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Invoking Tomlin’s Phrase, Roethlisberger Doesn’t Mind Trubisky’s Aggressive Demeanor: ‘Rather Say Woah Than Sic ‘Em’

Ben Roethlisberger took a page out of Mike Tomlin’s playbook to lend support for Mitch Trubisky following a three-interception performance in Sunday’s loss to the Baltimore Ravens. Though Trubisky admitted he was overly aggressive on some of those costly turnovers, Roethlisberger says Trubisky played with the same mentality Tomlin has preached for years.

Here’s what Roethlisberger said on Trubisky during his latest Footbahlin podcast.

“It’s tough,” he said. “You gotta be smart. I’ll use this example. Last week, George Pickens was having some issues on the sideline and they asked Coach T about it. Coach T said, ‘you know what, I’m ok with that. I’d rather say woah than sic ’em.’ Mike’s been saying that for a long time…basically meaning, I’d rather a guy be aggressive and have to tell him woah than a guy be non-aggressive and tell him ‘hey go get ’em.’

“If he’s ok with George freaking out and causing questions in the locker room, he has to be ok with Mitch being aggressive. Because you’d rather say woah than sic ’em. It’s the same sort of thing. If Mitch is being aggressive and trying to take shots and trying to score touchdowns and doing what he can to win the game. Mitch’s going out there saying, ‘I got benched earlier in the year. I’m going to throw this ball around and do what I can to help win this game.'”

As Roethlisberger noted, Tomlin largely defended Pickens’ frustration during the team’s Week 13 win over the Atlanta Falcons, praising Pickens for his competitive attitude and desire to make plays. Here’s what Tomlin said in full last week.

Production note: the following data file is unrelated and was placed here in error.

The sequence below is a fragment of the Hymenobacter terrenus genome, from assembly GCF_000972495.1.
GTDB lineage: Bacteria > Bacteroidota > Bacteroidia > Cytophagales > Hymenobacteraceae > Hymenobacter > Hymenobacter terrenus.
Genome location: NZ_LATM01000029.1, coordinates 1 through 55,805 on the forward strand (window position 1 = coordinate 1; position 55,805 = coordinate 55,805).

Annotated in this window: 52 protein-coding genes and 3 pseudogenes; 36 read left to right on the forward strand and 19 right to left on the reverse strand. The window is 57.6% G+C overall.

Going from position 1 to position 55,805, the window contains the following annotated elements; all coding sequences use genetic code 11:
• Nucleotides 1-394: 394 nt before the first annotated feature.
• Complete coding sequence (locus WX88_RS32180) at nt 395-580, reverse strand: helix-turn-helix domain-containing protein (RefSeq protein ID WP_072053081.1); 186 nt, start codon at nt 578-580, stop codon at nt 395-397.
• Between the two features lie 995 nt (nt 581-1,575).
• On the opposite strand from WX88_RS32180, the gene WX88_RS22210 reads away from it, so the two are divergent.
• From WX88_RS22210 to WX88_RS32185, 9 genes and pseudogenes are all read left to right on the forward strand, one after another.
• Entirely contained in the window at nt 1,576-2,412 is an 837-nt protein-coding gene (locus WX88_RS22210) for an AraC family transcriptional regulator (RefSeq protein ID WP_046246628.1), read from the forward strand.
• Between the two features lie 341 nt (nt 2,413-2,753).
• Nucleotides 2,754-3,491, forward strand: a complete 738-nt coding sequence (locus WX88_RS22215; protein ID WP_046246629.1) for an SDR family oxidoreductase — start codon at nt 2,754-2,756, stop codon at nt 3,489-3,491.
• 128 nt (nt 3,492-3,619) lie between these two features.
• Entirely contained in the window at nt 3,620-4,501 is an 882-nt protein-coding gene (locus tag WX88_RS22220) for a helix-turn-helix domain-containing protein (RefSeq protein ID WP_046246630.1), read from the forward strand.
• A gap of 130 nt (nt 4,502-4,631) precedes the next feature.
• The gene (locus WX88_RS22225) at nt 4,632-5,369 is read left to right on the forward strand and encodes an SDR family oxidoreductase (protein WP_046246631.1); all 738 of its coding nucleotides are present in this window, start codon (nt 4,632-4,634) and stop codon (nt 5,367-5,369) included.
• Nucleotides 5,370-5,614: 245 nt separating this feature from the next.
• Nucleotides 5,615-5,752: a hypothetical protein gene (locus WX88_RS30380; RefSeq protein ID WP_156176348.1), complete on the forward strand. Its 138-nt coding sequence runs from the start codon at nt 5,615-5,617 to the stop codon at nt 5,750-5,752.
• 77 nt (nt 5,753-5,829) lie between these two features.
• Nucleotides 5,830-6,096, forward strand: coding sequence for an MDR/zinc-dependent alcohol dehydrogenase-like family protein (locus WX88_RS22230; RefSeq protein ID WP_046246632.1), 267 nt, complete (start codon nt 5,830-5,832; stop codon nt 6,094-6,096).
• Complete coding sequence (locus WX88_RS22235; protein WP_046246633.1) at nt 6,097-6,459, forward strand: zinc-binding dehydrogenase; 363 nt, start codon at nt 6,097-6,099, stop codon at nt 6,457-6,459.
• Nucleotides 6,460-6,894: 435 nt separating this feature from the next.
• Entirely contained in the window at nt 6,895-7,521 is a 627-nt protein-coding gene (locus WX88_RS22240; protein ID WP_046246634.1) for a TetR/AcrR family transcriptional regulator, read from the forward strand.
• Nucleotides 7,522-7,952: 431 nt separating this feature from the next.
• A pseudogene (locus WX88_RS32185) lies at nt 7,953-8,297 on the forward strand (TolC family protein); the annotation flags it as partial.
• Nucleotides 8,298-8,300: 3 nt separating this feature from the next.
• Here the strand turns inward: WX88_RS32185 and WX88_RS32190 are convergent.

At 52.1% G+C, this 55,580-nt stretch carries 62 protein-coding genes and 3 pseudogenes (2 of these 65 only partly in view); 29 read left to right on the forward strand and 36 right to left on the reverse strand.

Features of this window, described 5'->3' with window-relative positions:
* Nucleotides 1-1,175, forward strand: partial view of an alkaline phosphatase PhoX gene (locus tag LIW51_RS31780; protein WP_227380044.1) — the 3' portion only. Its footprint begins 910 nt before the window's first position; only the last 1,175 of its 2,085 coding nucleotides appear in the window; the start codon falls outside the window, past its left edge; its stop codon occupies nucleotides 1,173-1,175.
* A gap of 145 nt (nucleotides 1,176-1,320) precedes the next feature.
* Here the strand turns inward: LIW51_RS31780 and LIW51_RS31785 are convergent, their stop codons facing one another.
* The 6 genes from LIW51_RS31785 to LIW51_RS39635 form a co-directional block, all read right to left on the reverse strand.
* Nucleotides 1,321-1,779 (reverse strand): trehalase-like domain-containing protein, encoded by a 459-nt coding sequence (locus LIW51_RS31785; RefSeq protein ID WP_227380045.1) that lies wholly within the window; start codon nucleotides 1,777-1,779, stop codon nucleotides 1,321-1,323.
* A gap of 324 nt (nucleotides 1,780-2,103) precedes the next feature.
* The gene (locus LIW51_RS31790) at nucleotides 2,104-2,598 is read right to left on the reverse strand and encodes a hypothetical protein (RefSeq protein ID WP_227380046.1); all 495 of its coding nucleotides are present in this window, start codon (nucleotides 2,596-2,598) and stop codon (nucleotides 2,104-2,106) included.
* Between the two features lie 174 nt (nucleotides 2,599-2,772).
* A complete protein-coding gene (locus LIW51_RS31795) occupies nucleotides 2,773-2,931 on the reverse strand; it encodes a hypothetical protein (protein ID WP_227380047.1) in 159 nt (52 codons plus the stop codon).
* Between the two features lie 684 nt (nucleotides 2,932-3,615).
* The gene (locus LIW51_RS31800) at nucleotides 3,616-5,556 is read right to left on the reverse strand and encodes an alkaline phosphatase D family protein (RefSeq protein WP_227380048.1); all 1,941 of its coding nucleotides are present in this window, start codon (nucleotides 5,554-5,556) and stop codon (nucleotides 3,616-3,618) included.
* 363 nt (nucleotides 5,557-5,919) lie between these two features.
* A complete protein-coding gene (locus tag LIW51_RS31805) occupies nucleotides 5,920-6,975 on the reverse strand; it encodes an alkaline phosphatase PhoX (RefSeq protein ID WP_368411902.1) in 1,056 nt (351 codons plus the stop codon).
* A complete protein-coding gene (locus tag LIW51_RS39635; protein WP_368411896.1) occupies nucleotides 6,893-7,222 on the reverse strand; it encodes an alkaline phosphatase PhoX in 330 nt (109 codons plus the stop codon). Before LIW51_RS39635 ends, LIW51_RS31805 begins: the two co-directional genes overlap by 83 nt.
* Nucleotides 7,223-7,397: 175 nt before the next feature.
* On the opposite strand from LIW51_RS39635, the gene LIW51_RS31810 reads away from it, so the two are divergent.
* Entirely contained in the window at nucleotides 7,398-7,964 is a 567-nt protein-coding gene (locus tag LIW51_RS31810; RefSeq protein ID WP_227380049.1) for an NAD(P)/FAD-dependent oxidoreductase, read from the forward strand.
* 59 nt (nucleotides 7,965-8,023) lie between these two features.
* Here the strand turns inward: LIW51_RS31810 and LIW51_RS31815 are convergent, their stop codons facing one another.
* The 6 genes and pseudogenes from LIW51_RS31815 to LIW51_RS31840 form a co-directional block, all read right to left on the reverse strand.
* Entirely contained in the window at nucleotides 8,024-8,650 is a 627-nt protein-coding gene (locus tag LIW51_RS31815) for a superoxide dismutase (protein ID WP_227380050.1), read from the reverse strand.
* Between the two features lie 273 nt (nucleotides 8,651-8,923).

Roethlisberger believes the same applies to Trubisky. It’s a valid critique though comparing a quarterback, who directly controls a win or loss versus a receiver, less significant to that mission, is not apples to apples. A receiver upset he doesn’t want the football versus a quarterback making overly aggressive decisions leading to turnovers in close games aren’t the same thing.

But Trubisky has played to this style all year. Even acting as the starter early in the season, counter to the narrative, he took shots downfield. The issue has been completing them, an area where he struggled over the first month. To his credit, Trubisky moved the offense down the field and some of his risks paid off, two downfield shots complete to George Pickens and another to Diontae Johnson. As Roethlisberger later noted in the podcast, Trubisky’s touchdown to TE Pat Freiermuth was an aggressive play, making it a two-point game with time for the Steelers’ defense to get a stop.

Still, Trubisky was responsible for taking his offense off the field, too, and there’s a different calculation to make in the red zone/red zone fringe as opposed to open field. It’s more precious real estate and turnovers are more costly.

Steelers/Ravens are always close games and Sunday was no exception, the Ravens winning by two. It makes five straight contests the game’s been decided by one possession, the last multi-possession outcome coming at the end of the 2019 season. As center Mason Cole noted postgame, the Steelers took nine points off the board with the two interceptions and Chris Boswell’s blocked field goal. If all of those drives ended in points, there’s a good chance Pittsburgh wins that game.

If Trubisky starts this Sunday against the Carolina Panthers, he’ll need to better find that line and balance. To be reeled in a little bit by Tomlin. To say “Woah” and make sure the Steelers take care of the ball. They’ve yet to win a game this season when they don’t.

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